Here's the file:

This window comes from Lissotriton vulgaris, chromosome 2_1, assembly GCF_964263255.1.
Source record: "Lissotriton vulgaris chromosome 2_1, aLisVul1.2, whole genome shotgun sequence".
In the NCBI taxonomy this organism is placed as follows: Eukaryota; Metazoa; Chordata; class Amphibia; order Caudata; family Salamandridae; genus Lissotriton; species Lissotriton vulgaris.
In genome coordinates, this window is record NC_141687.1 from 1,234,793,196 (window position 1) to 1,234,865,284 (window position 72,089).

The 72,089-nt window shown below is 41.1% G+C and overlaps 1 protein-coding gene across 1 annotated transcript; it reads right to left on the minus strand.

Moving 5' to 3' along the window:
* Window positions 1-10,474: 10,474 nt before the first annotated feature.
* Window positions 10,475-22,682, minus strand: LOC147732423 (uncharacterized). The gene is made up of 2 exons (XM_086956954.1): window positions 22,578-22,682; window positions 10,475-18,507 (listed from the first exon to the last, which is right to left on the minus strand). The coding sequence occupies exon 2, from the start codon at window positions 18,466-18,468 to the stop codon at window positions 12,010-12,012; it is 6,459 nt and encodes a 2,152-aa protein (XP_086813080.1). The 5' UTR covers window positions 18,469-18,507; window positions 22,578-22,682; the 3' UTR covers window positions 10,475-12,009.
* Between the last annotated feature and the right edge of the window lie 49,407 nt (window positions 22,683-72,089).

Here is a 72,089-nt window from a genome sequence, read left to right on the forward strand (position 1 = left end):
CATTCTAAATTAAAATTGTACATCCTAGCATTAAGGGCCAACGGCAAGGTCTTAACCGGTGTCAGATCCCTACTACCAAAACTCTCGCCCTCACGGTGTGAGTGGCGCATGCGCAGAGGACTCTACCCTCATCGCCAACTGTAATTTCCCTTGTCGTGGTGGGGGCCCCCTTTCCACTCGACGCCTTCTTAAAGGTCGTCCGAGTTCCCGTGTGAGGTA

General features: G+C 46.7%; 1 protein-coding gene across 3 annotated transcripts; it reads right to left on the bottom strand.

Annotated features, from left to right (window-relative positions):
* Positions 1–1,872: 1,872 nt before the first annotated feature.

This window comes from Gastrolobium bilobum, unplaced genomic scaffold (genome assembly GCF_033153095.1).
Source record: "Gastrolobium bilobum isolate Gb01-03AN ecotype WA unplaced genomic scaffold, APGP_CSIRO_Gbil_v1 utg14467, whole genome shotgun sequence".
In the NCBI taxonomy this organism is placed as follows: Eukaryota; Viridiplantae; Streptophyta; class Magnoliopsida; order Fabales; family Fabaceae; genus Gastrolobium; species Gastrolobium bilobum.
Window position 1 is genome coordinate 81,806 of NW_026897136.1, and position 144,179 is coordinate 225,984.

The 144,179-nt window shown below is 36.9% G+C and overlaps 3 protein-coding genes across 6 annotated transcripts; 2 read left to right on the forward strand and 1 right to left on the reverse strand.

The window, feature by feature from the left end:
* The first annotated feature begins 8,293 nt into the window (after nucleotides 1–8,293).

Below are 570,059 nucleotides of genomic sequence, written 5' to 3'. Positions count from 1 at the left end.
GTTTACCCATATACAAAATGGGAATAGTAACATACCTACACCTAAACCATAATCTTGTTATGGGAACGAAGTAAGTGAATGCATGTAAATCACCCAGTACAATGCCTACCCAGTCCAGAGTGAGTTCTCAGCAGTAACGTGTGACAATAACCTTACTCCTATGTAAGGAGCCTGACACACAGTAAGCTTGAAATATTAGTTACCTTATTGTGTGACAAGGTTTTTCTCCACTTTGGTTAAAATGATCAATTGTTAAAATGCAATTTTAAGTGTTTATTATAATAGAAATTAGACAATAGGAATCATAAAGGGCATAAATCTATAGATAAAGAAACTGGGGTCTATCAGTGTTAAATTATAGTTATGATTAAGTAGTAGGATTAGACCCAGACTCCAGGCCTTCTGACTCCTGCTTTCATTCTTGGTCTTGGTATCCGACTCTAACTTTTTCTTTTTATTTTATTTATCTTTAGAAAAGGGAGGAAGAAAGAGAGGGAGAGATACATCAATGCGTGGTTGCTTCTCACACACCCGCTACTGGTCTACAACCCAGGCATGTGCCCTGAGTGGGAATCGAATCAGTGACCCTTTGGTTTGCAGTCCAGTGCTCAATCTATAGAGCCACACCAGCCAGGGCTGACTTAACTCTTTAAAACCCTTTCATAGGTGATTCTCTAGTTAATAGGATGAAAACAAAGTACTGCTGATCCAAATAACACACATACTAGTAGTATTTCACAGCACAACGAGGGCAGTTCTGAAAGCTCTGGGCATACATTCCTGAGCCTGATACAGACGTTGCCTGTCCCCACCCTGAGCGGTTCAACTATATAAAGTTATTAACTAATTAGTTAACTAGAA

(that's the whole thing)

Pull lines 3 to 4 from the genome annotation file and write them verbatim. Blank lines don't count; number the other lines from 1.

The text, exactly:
In the NCBI taxonomy this organism is placed as follows: Eukaryota; Metazoa; Chordata; class Amphibia; order Caudata; family Salamandridae; genus Lissotriton; species Lissotriton vulgaris.
In genome coordinates, this window is record NC_141687.1 from 1,234,793,196 (window position 1) to 1,234,865,284 (window position 72,089).